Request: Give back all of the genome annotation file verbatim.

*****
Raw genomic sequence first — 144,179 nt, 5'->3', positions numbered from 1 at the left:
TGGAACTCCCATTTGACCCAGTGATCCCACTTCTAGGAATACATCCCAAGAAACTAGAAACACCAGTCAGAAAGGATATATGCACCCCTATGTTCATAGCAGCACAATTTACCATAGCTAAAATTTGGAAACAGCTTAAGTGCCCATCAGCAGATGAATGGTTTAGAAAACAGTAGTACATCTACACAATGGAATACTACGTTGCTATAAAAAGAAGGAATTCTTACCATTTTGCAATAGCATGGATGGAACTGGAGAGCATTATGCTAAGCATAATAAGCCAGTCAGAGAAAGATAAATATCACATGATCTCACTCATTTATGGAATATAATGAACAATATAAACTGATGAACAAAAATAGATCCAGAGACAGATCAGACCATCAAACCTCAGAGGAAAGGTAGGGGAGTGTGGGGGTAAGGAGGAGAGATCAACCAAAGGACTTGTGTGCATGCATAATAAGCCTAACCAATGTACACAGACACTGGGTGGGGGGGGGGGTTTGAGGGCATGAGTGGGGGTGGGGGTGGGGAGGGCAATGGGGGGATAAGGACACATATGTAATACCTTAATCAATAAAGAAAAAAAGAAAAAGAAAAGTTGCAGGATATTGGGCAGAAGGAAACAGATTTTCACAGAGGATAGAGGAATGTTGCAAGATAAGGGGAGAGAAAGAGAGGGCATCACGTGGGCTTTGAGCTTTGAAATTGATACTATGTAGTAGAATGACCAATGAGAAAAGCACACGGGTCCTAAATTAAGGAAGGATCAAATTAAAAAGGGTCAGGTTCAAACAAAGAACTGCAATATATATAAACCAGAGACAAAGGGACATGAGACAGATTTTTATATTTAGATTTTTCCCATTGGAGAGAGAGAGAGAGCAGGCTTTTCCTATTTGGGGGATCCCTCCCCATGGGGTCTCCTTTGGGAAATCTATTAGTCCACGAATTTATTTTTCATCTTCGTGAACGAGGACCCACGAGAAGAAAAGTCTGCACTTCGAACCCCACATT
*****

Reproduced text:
Raw genomic sequence first — 144,179 nt, 5'->3', positions numbered from 1 at the left:
TGGAACTCCCATTTGACCCAGTGATCCCACTTCTAGGAATACATCCCAAGAAACTAGAAACACCAGTCAGAAAGGATATATGCACCCCTATGTTCATAGCAGCACAATTTACCATAGCTAAAATTTGGAAACAGCTTAAGTGCCCATCAGCAGATGAATGGTTTAGAAAACAGTAGTACATCTACACAATGGAATACTACGTTGCTATAAAAAGAAGGAATTCTTACCATTTTGCAATAGCATGGATGGAACTGGAGAGCATTATGCTAAGCATAATAAGCCAGTCAGAGAAAGATAAATATCACATGATCTCACTCATTTATGGAATATAATGAACAATATAAACTGATGAACAAAAATAGATCCAGAGACAGATCAGACCATCAAACCTCAGAGGAAAGGTAGGGGAGTGTGGGGGTAAGGAGGAGAGATCAACCAAAGGACTTGTGTGCATGCATAATAAGCCTAACCAATGTACACAGACACTGGGTGGGGGGGGGGGTTTGAGGGCATGAGTGGGGGTGGGGGTGGGGAGGGCAATGGGGGGATAAGGACACATATGTAATACCTTAATCAATAAAGAAAAAAAGAAAAAGAAAAGTTGCAGGATATTGGGCAGAAGGAAACAGATTTTCACAGAGGATAGAGGAATGTTGCAAGATAAGGGGAGAGAAAGAGAGGGCATCACGTGGGCTTTGAGCTTTGAAATTGATACTATGTAGTAGAATGACCAATGAGAAAAGCACACGGGTCCTAAATTAAGGAAGGATCAAATTAAAAAGGGTCAGGTTCAAACAAAGAACTGCAATATATATAAACCAGAGACAAAGGGACATGAGACAGATTTTTATATTTAGATTTTTCCCATTGGAGAGAGAGAGAGAGCAGGCTTTTCCTATTTGGGGGATCCCTCCCCATGGGGTCTCCTTTGGGAAATCTATTAGTCCACGAATTTATTTTTCATCTTCGTGAACGAGGACCCACGAGAAGAAAAGTCTGCACTTCGAACCCCACATT